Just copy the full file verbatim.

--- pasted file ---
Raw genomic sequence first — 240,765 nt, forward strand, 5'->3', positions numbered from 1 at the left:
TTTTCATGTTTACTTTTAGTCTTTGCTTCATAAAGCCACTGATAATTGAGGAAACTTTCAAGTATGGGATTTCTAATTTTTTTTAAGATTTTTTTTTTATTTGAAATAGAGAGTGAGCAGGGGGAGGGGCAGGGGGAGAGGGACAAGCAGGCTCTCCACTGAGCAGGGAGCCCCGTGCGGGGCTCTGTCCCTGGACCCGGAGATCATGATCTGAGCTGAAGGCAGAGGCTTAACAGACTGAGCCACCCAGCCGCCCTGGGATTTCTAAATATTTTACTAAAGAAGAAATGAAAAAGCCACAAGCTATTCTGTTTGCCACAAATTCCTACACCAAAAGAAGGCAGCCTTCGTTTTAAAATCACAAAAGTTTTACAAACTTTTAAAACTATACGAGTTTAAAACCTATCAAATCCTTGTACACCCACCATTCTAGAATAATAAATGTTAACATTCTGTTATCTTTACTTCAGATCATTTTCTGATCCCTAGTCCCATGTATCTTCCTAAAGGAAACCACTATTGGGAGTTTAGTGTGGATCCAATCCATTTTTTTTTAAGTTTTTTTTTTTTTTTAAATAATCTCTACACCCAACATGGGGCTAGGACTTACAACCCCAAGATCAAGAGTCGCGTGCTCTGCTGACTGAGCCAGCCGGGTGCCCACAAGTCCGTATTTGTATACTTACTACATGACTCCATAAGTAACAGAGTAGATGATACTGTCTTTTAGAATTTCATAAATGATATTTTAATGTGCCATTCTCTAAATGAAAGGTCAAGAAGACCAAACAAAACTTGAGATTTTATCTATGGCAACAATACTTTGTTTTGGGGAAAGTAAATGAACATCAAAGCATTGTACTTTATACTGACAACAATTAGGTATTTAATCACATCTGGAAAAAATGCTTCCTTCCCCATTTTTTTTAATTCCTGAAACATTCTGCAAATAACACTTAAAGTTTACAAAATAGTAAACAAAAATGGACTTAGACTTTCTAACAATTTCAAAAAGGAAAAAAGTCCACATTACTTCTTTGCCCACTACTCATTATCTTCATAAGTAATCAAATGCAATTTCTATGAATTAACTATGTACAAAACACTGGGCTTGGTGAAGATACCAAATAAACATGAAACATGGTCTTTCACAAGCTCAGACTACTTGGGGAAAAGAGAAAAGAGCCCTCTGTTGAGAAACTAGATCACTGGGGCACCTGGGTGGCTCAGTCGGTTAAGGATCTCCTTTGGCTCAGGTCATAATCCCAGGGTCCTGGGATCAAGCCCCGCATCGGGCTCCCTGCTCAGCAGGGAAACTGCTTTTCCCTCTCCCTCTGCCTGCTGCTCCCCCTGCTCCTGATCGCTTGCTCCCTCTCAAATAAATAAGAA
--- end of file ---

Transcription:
Raw genomic sequence first — 240,765 nt, forward strand, 5'->3', positions numbered from 1 at the left:
TTTTCATGTTTACTTTTAGTCTTTGCTTCATAAAGCCACTGATAATTGAGGAAACTTTCAAGTATGGGATTTCTAATTTTTTTTAAGATTTTTTTTTTATTTGAAATAGAGAGTGAGCAGGGGGAGGGGCAGGGGGAGAGGGACAAGCAGGCTCTCCACTGAGCAGGGAGCCCCGTGCGGGGCTCTGTCCCTGGACCCGGAGATCATGATCTGAGCTGAAGGCAGAGGCTTAACAGACTGAGCCACCCAGCCGCCCTGGGATTTCTAAATATTTTACTAAAGAAGAAATGAAAAAGCCACAAGCTATTCTGTTTGCCACAAATTCCTACACCAAAAGAAGGCAGCCTTCGTTTTAAAATCACAAAAGTTTTACAAACTTTTAAAACTATACGAGTTTAAAACCTATCAAATCCTTGTACACCCACCATTCTAGAATAATAAATGTTAACATTCTGTTATCTTTACTTCAGATCATTTTCTGATCCCTAGTCCCATGTATCTTCCTAAAGGAAACCACTATTGGGAGTTTAGTGTGGATCCAATCCATTTTTTTTTAAGTTTTTTTTTTTTTTTAAATAATCTCTACACCCAACATGGGGCTAGGACTTACAACCCCAAGATCAAGAGTCGCGTGCTCTGCTGACTGAGCCAGCCGGGTGCCCACAAGTCCGTATTTGTATACTTACTACATGACTCCATAAGTAACAGAGTAGATGATACTGTCTTTTAGAATTTCATAAATGATATTTTAATGTGCCATTCTCTAAATGAAAGGTCAAGAAGACCAAACAAAACTTGAGATTTTATCTATGGCAACAATACTTTGTTTTGGGGAAAGTAAATGAACATCAAAGCATTGTACTTTATACTGACAACAATTAGGTATTTAATCACATCTGGAAAAAATGCTTCCTTCCCCATTTTTTTTAATTCCTGAAACATTCTGCAAATAACACTTAAAGTTTACAAAATAGTAAACAAAAATGGACTTAGACTTTCTAACAATTTCAAAAAGGAAAAAAGTCCACATTACTTCTTTGCCCACTACTCATTATCTTCATAAGTAATCAAATGCAATTTCTATGAATTAACTATGTACAAAACACTGGGCTTGGTGAAGATACCAAATAAACATGAAACATGGTCTTTCACAAGCTCAGACTACTTGGGGAAAAGAGAAAAGAGCCCTCTGTTGAGAAACTAGATCACTGGGGCACCTGGGTGGCTCAGTCGGTTAAGGATCTCCTTTGGCTCAGGTCATAATCCCAGGGTCCTGGGATCAAGCCCCGCATCGGGCTCCCTGCTCAGCAGGGAAACTGCTTTTCCCTCTCCCTCTGCCTGCTGCTCCCCCTGCTCCTGATCGCTTGCTCCCTCTCAAATAAATAAGAA